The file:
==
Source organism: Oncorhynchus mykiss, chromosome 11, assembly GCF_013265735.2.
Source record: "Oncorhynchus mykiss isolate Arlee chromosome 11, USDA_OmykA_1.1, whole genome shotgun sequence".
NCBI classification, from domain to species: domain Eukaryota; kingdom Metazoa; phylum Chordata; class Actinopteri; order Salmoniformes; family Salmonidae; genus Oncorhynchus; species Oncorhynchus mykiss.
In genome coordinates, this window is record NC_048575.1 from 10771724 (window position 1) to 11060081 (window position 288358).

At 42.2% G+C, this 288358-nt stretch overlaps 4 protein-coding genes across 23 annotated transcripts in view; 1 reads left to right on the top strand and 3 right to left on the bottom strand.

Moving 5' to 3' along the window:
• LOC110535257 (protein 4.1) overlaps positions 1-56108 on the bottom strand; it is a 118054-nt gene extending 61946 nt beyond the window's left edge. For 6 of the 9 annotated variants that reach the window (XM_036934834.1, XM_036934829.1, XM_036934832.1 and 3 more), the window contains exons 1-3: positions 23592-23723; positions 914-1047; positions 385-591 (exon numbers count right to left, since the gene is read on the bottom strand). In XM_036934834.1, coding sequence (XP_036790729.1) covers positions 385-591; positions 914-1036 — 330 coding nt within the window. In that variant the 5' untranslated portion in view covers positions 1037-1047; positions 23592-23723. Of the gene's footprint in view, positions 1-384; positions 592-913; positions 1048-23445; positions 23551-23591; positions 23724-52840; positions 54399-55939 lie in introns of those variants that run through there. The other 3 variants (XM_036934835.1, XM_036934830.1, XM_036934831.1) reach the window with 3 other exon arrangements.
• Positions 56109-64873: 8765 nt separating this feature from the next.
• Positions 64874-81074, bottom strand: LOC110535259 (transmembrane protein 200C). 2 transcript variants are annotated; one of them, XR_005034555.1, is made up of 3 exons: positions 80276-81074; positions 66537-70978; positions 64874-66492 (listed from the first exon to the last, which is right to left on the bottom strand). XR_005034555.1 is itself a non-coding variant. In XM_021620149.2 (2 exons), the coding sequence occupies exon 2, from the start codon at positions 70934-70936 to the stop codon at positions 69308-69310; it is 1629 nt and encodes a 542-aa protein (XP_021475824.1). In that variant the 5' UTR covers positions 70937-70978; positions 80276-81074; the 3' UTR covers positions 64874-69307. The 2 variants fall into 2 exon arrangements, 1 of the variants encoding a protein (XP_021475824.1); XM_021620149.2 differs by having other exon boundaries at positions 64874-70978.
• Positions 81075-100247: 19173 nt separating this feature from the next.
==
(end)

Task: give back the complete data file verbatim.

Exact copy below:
Source organism: Oncorhynchus mykiss, chromosome 11, assembly GCF_013265735.2.
Source record: "Oncorhynchus mykiss isolate Arlee chromosome 11, USDA_OmykA_1.1, whole genome shotgun sequence".
NCBI classification, from domain to species: domain Eukaryota; kingdom Metazoa; phylum Chordata; class Actinopteri; order Salmoniformes; family Salmonidae; genus Oncorhynchus; species Oncorhynchus mykiss.
In genome coordinates, this window is record NC_048575.1 from 10771724 (window position 1) to 11060081 (window position 288358).

At 42.2% G+C, this 288358-nt stretch overlaps 4 protein-coding genes across 23 annotated transcripts in view; 1 reads left to right on the top strand and 3 right to left on the bottom strand.

Moving 5' to 3' along the window:
• LOC110535257 (protein 4.1) overlaps positions 1-56108 on the bottom strand; it is a 118054-nt gene extending 61946 nt beyond the window's left edge. For 6 of the 9 annotated variants that reach the window (XM_036934834.1, XM_036934829.1, XM_036934832.1 and 3 more), the window contains exons 1-3: positions 23592-23723; positions 914-1047; positions 385-591 (exon numbers count right to left, since the gene is read on the bottom strand). In XM_036934834.1, coding sequence (XP_036790729.1) covers positions 385-591; positions 914-1036 — 330 coding nt within the window. In that variant the 5' untranslated portion in view covers positions 1037-1047; positions 23592-23723. Of the gene's footprint in view, positions 1-384; positions 592-913; positions 1048-23445; positions 23551-23591; positions 23724-52840; positions 54399-55939 lie in introns of those variants that run through there. The other 3 variants (XM_036934835.1, XM_036934830.1, XM_036934831.1) reach the window with 3 other exon arrangements.
• Positions 56109-64873: 8765 nt separating this feature from the next.
• Positions 64874-81074, bottom strand: LOC110535259 (transmembrane protein 200C). 2 transcript variants are annotated; one of them, XR_005034555.1, is made up of 3 exons: positions 80276-81074; positions 66537-70978; positions 64874-66492 (listed from the first exon to the last, which is right to left on the bottom strand). XR_005034555.1 is itself a non-coding variant. In XM_021620149.2 (2 exons), the coding sequence occupies exon 2, from the start codon at positions 70934-70936 to the stop codon at positions 69308-69310; it is 1629 nt and encodes a 542-aa protein (XP_021475824.1). In that variant the 5' UTR covers positions 70937-70978; positions 80276-81074; the 3' UTR covers positions 64874-69307. The 2 variants fall into 2 exon arrangements, 1 of the variants encoding a protein (XP_021475824.1); XM_021620149.2 differs by having other exon boundaries at positions 64874-70978.
• Positions 81075-100247: 19173 nt separating this feature from the next.